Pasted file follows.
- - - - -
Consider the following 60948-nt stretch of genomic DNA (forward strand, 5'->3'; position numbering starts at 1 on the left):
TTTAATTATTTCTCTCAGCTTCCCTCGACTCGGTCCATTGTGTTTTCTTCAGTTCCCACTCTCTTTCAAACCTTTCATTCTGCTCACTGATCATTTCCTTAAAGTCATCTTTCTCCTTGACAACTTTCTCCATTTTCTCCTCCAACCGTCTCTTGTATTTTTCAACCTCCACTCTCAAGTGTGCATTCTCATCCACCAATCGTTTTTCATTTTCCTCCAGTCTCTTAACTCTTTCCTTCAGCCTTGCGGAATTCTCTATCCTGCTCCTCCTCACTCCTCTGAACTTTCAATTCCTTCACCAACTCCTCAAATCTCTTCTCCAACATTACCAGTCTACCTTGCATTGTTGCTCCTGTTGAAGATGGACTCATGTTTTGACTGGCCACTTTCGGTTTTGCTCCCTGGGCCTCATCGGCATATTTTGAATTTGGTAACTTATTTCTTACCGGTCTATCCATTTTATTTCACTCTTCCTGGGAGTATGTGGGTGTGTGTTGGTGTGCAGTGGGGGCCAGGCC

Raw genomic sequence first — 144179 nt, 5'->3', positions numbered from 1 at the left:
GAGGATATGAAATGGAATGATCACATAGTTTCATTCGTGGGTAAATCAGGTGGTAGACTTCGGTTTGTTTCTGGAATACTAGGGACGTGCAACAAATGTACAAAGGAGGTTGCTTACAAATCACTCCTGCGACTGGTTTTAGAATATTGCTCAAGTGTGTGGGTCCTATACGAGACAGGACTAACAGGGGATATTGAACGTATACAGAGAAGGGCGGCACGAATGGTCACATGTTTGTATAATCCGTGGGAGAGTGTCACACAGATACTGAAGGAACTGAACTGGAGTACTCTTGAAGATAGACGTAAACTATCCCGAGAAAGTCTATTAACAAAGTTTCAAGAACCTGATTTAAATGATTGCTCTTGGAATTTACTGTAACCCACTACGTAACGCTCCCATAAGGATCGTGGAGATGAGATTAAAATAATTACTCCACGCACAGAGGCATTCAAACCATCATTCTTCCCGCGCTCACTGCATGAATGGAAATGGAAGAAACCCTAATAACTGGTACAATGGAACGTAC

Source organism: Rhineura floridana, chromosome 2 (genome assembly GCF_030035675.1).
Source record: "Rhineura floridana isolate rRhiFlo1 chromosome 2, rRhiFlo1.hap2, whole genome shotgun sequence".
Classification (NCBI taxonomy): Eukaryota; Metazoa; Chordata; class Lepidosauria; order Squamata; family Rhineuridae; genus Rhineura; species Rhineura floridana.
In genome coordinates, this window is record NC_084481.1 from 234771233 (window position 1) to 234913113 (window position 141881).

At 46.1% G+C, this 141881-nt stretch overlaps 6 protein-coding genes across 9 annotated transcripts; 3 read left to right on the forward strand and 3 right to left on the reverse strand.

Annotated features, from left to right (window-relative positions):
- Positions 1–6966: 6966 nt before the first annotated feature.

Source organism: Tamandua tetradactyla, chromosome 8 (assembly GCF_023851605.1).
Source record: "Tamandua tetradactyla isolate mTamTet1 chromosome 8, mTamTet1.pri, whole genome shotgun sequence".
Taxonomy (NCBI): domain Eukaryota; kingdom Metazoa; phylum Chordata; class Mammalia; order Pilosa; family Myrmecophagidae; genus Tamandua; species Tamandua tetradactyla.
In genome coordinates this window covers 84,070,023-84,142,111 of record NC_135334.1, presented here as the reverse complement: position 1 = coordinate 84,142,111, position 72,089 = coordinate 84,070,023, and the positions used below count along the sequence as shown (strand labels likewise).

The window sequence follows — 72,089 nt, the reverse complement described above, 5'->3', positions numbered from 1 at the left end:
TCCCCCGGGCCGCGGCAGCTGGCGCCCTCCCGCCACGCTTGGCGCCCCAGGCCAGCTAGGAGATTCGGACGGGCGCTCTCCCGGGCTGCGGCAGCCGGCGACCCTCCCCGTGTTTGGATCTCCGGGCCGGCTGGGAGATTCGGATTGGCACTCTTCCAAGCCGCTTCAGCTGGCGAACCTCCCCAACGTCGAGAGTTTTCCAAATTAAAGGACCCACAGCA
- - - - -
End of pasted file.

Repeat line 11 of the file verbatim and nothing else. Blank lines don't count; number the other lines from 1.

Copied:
- Positions 1–6966: 6966 nt before the first annotated feature.